The trend of research on the March 1st Movement and the direction of nationalism

    Lee Yongki | 2020, (139) | pp.133~174 | number of Cited : 1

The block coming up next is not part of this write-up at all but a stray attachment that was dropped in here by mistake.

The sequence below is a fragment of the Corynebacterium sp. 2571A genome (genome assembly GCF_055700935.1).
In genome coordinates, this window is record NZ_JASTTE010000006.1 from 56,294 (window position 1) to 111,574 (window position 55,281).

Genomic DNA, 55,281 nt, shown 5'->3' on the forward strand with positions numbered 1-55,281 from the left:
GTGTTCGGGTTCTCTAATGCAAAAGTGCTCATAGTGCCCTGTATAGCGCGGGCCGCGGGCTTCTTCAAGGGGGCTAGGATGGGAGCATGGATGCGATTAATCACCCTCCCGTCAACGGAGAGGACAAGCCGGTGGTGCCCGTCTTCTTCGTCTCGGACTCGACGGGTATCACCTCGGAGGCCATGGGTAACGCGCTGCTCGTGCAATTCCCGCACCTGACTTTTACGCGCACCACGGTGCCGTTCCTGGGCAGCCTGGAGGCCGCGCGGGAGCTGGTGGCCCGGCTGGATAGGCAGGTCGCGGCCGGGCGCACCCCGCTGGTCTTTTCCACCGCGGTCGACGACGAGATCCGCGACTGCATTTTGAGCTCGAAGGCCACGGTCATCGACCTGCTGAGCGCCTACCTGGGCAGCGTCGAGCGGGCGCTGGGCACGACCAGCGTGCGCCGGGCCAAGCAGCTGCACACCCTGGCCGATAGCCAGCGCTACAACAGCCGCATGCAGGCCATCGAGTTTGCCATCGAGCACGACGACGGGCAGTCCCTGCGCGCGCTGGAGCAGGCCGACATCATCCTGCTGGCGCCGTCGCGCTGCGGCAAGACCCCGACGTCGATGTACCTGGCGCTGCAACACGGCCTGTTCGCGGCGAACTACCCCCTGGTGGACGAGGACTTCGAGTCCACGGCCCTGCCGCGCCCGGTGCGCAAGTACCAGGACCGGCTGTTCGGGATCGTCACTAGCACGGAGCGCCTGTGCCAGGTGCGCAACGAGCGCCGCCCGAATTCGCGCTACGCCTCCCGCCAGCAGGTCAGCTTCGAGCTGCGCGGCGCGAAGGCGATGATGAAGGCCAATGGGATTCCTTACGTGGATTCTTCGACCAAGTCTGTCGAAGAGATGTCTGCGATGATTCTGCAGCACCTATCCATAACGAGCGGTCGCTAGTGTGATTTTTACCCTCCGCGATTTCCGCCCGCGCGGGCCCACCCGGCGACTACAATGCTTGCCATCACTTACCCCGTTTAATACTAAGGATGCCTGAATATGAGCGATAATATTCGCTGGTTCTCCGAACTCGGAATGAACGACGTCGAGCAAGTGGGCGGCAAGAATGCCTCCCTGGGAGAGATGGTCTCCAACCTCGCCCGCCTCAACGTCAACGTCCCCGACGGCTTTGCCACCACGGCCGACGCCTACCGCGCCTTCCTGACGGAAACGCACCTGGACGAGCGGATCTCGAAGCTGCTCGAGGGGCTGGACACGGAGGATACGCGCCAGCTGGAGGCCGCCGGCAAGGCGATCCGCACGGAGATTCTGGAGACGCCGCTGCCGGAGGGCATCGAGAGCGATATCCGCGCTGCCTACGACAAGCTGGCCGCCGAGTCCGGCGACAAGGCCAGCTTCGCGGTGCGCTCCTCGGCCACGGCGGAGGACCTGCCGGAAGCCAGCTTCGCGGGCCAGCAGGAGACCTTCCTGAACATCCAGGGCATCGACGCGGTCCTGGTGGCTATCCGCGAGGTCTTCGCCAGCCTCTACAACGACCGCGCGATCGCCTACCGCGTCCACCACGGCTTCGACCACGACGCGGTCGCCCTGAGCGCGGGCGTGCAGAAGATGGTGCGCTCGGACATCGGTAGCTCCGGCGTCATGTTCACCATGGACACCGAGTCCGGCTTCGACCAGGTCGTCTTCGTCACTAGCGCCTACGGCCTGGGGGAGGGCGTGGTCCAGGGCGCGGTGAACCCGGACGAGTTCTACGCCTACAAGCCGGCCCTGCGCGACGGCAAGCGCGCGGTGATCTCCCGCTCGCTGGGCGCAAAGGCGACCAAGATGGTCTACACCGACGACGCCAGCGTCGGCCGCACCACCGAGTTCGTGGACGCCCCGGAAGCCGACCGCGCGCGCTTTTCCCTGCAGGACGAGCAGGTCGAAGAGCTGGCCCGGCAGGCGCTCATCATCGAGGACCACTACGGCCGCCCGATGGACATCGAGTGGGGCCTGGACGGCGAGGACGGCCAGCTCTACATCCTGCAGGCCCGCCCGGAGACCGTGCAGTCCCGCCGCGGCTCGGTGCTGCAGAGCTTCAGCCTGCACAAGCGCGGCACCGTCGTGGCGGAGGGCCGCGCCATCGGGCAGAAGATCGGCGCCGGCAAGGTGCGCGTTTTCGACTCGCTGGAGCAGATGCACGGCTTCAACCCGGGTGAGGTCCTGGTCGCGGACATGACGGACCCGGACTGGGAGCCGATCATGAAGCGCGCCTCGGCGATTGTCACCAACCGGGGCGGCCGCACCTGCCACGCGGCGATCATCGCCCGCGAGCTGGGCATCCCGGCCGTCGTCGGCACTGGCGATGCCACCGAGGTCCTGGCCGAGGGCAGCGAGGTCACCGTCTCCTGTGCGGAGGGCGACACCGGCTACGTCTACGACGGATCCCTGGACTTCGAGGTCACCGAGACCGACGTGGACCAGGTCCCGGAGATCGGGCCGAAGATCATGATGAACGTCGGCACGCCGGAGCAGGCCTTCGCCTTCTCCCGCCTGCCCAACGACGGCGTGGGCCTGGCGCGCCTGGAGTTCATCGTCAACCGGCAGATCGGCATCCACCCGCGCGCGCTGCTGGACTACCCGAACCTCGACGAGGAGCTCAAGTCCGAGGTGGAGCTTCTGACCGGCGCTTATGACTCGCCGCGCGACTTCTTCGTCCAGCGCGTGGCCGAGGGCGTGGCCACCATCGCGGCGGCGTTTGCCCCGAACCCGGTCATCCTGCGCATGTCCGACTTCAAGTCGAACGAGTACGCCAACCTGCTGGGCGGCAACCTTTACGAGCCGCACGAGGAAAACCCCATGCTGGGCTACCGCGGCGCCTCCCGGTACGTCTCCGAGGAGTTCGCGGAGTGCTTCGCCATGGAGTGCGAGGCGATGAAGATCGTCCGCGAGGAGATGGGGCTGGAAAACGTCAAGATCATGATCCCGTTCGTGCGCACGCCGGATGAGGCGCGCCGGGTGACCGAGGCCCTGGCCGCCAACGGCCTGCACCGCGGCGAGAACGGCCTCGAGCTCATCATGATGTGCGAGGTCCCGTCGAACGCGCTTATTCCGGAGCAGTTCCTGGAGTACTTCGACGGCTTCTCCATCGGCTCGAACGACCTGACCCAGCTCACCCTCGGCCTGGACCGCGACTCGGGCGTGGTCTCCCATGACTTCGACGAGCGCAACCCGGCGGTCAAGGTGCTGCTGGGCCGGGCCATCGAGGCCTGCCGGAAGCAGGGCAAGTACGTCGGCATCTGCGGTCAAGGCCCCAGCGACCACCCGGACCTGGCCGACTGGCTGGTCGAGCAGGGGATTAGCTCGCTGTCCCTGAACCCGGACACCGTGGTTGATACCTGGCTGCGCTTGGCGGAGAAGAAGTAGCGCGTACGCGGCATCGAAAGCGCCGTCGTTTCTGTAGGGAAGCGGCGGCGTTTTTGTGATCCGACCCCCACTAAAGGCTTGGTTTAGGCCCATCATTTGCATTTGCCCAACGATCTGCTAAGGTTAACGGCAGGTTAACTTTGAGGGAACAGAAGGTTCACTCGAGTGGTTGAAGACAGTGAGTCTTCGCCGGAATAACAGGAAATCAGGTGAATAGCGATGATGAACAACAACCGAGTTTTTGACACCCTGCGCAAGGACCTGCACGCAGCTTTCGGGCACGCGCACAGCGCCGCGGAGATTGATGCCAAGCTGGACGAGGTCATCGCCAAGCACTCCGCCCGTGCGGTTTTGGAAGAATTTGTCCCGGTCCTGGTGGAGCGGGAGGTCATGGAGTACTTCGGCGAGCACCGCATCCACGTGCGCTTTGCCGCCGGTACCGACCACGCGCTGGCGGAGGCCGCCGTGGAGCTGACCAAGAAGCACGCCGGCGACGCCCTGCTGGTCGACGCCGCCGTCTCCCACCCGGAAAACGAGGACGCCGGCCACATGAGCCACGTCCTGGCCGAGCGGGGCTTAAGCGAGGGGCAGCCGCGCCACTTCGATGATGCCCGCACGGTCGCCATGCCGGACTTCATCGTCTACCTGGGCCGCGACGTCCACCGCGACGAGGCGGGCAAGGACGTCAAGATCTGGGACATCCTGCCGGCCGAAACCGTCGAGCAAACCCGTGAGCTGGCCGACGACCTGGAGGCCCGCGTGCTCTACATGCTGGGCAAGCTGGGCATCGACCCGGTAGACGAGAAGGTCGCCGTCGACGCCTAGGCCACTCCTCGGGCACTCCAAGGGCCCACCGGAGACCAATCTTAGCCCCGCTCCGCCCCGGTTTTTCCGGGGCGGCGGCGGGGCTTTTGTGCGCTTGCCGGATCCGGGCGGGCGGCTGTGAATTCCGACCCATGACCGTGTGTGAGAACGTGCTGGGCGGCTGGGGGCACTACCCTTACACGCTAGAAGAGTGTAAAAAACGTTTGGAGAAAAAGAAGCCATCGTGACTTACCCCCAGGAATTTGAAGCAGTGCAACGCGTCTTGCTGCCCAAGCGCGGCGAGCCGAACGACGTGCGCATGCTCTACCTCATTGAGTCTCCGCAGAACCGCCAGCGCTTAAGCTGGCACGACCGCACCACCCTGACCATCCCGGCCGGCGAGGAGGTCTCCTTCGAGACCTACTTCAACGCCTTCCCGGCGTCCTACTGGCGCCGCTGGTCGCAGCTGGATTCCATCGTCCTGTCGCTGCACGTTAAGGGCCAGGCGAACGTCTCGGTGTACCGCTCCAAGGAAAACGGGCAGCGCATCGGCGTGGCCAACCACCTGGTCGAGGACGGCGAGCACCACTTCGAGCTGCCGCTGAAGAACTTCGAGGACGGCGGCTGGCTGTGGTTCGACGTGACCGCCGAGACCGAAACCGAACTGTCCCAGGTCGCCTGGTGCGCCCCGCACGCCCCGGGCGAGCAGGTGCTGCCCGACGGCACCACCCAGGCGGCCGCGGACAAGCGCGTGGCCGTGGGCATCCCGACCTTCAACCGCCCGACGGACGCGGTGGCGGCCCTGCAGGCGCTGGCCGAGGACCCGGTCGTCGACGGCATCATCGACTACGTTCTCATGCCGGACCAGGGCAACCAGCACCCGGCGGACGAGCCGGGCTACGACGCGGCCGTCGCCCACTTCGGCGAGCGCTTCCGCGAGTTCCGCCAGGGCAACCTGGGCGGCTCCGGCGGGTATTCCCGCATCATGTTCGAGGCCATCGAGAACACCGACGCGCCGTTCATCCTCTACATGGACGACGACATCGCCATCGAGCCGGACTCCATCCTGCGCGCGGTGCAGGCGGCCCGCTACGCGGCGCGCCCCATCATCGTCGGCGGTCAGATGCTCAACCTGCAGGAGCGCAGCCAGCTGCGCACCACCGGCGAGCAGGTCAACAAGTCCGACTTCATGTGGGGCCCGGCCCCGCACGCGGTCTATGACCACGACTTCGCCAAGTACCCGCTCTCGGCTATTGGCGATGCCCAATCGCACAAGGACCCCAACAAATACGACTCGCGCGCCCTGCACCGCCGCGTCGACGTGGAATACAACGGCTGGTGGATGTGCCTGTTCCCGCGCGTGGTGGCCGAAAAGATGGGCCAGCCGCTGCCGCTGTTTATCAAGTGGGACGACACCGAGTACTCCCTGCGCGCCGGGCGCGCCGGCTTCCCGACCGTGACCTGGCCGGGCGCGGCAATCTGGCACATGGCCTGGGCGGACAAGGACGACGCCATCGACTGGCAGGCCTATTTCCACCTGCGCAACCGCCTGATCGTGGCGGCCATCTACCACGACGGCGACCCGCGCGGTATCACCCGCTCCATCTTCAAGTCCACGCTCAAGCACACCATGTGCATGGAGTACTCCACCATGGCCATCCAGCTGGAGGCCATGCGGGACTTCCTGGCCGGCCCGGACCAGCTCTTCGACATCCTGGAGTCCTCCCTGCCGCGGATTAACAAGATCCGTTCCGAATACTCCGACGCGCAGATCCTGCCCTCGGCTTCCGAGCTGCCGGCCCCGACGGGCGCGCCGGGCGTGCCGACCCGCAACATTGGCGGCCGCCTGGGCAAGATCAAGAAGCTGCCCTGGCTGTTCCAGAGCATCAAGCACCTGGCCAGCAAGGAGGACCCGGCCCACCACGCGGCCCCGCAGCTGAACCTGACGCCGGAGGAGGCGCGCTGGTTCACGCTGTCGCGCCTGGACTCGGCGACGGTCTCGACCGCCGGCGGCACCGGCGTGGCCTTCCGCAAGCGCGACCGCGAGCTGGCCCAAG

This article examines the changes in the perceptional terrain of the study of Korean modern history by reviewing the flow of the March 1st Movement study, but approaches the process of settlement, refraction, and implosion of the nationalist view. The research on the March 1st Movement began in earnest from 1969, the 50th anniversary of the movement, and while based on the nationalism that prevailed in Korean history academic circles at that time, it was constrained by the anti-communism of the Park Chung-hee regime, and thus tended to be a “conservative nationalism.” In 1989, which celebrated the 70th anniversary of the March 1st Movement, a divergence of research perspectives emerged clearly reflecting the political and ideological spectrum of the 1980s. The mainstream academia was divided into a tendency to adhere to the existing conservative position and a tendency toward a moderate national unity. The junior researchers holding a progressive position showed a tendency to “popular nationalism”, which aimed for a unified perception of national and class contradictions, and emphasized the people with class implications. In the 21st century, research on the trend of “post-nationalism” was prominent. These studies focused on the multi-layered behavior of multiple subjects, moving away from the dichotomy of domination and resistance, and raised values such as democracy, peace, and human rights apart from nationalism. As such, the change in the perspective of the March 1 Movement study from conservative nationalism to popular nationalism and recently post-nationalism shows a shift in the epistemological topography of the study of Korean modern history.